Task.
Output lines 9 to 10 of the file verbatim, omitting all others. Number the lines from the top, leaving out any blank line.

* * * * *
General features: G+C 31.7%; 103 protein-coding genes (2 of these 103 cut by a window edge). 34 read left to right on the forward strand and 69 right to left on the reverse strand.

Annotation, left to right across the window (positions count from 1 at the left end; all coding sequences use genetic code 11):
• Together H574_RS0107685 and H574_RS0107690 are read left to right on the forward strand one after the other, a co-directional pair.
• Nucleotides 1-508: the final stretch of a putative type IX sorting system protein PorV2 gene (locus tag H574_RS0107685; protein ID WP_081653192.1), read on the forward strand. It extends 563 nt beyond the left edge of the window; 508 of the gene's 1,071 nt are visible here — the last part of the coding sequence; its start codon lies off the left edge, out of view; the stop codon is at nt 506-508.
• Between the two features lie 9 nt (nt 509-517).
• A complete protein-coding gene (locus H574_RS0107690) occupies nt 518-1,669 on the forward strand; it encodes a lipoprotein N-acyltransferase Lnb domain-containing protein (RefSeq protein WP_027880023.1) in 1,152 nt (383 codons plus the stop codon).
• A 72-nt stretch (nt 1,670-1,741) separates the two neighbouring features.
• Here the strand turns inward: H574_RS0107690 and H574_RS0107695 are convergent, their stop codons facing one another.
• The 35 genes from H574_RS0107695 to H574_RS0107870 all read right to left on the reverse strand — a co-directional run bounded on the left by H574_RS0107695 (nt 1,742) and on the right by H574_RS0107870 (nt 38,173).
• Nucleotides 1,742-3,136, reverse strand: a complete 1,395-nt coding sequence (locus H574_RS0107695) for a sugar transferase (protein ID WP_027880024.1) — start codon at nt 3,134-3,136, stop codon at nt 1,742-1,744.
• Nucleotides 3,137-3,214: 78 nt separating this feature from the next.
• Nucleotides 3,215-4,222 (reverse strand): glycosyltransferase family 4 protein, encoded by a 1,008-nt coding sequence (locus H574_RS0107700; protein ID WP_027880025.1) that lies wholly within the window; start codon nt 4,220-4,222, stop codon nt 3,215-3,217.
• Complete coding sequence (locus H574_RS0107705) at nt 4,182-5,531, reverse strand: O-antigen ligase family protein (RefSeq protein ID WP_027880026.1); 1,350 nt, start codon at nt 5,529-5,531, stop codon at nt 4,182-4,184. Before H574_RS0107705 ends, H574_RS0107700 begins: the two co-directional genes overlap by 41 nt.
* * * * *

• The 35 genes from H574_RS0107695 to H574_RS0107870 all read right to left on the reverse strand — a co-directional run bounded on the left by H574_RS0107695 (nt 1,742) and on the right by H574_RS0107870 (nt 38,173).
• Nucleotides 1,742-3,136, reverse strand: a complete 1,395-nt coding sequence (locus H574_RS0107695) for a sugar transferase (protein ID WP_027880024.1) — start codon at nt 3,134-3,136, stop codon at nt 1,742-1,744.